CM . . .
. Volume XX Number 12. . . .November 22, 2013
Arranged alphabetically by the players’ surnames, from Sidney Crosby to Jonathan Toews, We Are the Goal Scorers features 28 current NHL hockey players that author Christopher Jordan has somehow determined are the best “scorers” in the league. Unfortunately, the criteria Jordan used to identify his top scorers are not shared with readers, and so readers do not know, for example, what role a player’s tenure in the NHL contributed to his being one of Jordan’s choices. As well, the book’s full title is somewhat contradictory since the terms “Goal Scorers” and “Top Point Leaders” are not synonymous as the latter includes both goals and assists. (As an aside, an on-line examination of the top 28 point-getters for the 2011-2012 NHL regular season, the league’s last full season, revealed that only four of the 28 players had goal totals that were higher than their assists totals.)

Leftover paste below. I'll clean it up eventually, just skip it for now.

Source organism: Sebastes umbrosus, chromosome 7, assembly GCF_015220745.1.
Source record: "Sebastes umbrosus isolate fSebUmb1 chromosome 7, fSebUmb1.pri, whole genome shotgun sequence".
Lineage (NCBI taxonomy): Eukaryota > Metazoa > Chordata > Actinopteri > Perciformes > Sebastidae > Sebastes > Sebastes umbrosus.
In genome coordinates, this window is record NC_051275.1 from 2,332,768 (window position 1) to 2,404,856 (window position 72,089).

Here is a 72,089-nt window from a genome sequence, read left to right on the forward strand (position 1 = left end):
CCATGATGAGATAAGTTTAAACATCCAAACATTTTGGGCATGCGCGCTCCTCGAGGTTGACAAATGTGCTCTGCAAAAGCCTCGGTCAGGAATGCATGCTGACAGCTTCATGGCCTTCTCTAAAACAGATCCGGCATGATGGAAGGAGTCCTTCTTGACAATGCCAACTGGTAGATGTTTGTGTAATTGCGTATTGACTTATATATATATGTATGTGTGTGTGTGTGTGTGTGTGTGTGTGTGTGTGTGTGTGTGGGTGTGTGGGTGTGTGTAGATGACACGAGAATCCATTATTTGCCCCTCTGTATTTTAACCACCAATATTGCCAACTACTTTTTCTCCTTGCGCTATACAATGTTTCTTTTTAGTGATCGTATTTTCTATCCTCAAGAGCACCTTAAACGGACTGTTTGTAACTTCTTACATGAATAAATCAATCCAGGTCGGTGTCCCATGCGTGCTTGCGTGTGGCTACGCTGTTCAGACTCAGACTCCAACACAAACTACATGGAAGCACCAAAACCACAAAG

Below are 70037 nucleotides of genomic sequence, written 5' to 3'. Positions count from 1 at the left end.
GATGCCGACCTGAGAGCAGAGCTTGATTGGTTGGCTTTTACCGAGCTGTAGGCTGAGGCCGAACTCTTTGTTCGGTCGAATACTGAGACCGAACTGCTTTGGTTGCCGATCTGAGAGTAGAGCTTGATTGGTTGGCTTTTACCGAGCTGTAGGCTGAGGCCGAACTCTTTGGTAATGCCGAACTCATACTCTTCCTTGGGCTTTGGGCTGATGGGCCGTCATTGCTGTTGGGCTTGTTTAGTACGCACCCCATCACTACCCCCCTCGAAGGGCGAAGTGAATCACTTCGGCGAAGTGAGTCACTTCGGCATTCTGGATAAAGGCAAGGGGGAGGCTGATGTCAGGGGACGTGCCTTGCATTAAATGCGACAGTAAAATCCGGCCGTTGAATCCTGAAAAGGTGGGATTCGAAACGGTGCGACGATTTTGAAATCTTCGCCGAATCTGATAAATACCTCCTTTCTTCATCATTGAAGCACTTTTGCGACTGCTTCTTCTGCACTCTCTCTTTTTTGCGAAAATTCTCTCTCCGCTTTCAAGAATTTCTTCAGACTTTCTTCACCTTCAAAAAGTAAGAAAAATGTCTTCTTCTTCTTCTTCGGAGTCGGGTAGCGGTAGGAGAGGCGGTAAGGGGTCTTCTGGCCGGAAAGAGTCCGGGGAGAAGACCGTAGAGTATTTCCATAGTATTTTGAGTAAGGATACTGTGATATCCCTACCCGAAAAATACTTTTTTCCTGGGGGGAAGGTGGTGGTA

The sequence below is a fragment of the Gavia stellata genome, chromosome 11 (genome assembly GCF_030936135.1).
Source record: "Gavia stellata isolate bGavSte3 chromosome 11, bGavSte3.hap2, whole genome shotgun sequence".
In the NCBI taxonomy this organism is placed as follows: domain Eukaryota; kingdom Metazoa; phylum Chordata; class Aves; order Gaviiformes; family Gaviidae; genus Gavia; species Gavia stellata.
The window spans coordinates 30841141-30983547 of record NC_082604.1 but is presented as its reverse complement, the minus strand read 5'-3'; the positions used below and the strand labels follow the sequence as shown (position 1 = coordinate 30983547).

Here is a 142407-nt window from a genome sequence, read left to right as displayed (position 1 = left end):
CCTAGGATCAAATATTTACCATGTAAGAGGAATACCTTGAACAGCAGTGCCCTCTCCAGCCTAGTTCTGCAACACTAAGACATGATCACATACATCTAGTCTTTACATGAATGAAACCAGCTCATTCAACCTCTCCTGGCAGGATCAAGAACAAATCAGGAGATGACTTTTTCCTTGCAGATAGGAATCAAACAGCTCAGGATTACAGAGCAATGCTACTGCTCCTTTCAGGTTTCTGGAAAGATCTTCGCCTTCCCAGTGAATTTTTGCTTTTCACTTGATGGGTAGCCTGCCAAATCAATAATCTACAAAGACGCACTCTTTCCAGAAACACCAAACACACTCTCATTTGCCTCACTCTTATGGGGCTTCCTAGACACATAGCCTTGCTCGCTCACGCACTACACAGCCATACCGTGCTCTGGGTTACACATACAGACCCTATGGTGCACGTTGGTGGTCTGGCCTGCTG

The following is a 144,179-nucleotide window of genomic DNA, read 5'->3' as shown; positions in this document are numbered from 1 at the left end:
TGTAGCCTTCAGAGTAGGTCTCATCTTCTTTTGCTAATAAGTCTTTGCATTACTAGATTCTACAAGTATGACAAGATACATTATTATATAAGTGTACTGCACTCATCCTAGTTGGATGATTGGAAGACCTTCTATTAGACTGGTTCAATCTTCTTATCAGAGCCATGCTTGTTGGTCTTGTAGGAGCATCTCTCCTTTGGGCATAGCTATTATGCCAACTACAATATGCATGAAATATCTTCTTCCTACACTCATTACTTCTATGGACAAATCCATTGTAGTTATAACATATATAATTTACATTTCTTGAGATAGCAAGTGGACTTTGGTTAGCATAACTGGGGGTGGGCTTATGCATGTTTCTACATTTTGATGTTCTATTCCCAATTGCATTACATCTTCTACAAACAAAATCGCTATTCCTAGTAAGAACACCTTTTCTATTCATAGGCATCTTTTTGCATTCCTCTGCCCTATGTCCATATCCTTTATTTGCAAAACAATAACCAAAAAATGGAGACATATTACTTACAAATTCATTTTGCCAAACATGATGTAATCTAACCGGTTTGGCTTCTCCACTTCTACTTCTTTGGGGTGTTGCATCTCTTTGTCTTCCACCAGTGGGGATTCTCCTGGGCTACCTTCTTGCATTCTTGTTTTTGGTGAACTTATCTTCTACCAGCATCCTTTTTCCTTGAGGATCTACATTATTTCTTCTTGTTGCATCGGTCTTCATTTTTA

Each player is dealt with in a pair of facing pages, with one page that resembles an oversize hockey trading card being given over to a full-colour game action photo. The second page is divided into two parts, with the top third providing basic facts about the player (see excerpt above). A reproduction of the player’s team logo also accompanies this information. What is missing from this section is any statistical data regarding scoring which would support the player’s being included in the book. The bottom two-thirds of the page consists of two paragraphs, with the first providing highlights from the player’s playing history prior to, and including, his time in the NHL. The final paragraph is used to describe what type of player each man is, and it is here that readers will encounter descriptive terms like “talented playmaker”, “two-way player”, “strong team leader”, “great set-up man”, “scrappy forward” and “sees the ice well”. Any words in these two text paragraphs that are bolded are then defined in a concluding five-page “Glossary of Hockey Terms”.